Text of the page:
SINGAPORE: With the emergence of several new COVID-19 clusters in the community, the Government is doing everything it can to prevent them from spreading, said Prime Minister Lee Hsien Loong on Saturday (May 1).
The new clusters are emerging after a long period of very few community cases, with some being “quite big and worrying”, Mr Lee noted in his May Day Rally speech.
The Government will have to be agile and decisive in its response, tighten measures "promptly" when necessary to clamp down on the spread so as to avoid going into a second “circuit breaker”.
Over the past week, Singapore has seen an increase in the number of COVID-19 cases in the community, including its first hospital cluster at the Tan Tock Seng Hospital. This cluster is also currently the country's largest with 13 cases.
READ: COVID-19: Staff placed on leave of absence, 4 wards locked down as Tan Tock Seng Hospital moves to contain cluster
Mr Lee urged Singaporeans to work with the Government and “not let down our guard”.
“It is not time to relax yet. This is a marathon. Let’s keep jogging. Let’s keep ourselves safe,” he said.
“Don't make the mistake which other countries have done - celebrate too early, relax too fast, let your guard down (and) cause another wave to come. Very often worse than the first and more nasty drastic measures become necessary.
“If we have to do another lockdown like last year’s circuit breaker, it would be a major setback for our people and for our economic recovery,” he added. “Let’s not make it happen.”
Mr Lee noted that Singapore’s economic outlook has now “brightened considerably”, with the global recession being less protracted than initially feared.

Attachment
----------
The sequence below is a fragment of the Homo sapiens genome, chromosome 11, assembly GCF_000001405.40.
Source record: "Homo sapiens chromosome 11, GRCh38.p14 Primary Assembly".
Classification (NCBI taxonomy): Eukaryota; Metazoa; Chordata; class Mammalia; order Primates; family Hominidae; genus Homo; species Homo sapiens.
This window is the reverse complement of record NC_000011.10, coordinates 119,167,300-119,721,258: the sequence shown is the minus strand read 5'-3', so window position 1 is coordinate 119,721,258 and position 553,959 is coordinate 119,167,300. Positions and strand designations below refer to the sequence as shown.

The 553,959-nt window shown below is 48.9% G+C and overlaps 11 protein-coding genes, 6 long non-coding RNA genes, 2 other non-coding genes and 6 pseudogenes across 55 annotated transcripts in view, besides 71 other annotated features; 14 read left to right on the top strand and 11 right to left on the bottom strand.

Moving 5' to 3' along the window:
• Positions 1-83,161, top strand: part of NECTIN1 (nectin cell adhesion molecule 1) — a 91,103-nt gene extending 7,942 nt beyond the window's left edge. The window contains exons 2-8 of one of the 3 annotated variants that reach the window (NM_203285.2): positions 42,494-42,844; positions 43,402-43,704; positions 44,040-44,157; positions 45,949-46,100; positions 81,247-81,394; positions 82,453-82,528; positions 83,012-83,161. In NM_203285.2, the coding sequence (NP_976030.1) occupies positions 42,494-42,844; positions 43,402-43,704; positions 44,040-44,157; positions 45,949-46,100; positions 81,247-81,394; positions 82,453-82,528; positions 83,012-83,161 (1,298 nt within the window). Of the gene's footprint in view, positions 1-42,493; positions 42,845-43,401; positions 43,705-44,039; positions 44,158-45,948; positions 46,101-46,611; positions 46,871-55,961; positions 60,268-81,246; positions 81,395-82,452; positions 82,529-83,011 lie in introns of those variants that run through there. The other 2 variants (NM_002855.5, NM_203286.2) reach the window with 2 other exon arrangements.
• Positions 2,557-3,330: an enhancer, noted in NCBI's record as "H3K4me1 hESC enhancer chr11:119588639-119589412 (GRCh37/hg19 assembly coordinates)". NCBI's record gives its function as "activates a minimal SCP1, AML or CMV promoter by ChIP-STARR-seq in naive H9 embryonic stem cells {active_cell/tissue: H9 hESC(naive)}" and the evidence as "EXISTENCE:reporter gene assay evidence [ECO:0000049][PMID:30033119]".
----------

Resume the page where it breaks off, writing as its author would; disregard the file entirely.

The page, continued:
Given the external trends such as a strong recovery anticipated in the United States, there is “a very good chance” for the economy to see growth of “6 per cent or more this year", he added.
“EMERGENCY LEGISLATION” FOR CONSTRUCTION SECTOR
Mr Lee said the efforts and sacrifices of many workers have been a reason why the country managed to keep the pandemic under control so far.
For instance, healthcare workers have been on the frontline, testing, vaccinating and treating patients.
Aviation workers, whose livelihoods were severely impacted, also joined the frontline by becoming patient care ambassadors, contact tracers and safe distancing ambassadors.
Workers in the construction sector have also experienced COVID-19 at “ground zero”, said Mr Lee.
While the outbreak in the migrant worker dormitories has been put out, said Mr Lee, safe management measures that remain necessary have burdened the industry. Coupled with a manpower crunch, these have led to projects being delayed and costs going up.
In addition, the recent ban on travellers from India has worsened the situation for the industry. Singapore on Apr 24 stopped allowing entry to all long-term pass holders and short-term visitors with recent travel history to India within the last 14 days.
As such, the Government is working on “emergency legislation to address this severe disruption and to share the burden more fairly between the different parties”, namely the contractors, developers and buyers.
“We will introduce the legislation, I hope, in the next sitting of Parliament,” said Mr Lee.
Mr Lee also noted that the pandemic has impacted workers from other sectors, which is why the Government has provided reliefs and grants to help businesses tide through the recession. But as the economy recovers, it will have to recalibrate support to a more sustainable level.
Moving forward, Singapore must “find a way to fully recover” and “build new muscles” for life after the COVID-19 pandemic.
On this, Mr Lee said trends are already under way and the country will have to seize these emerging opportunities, namely in the form of digitalisation, automation and sustainability.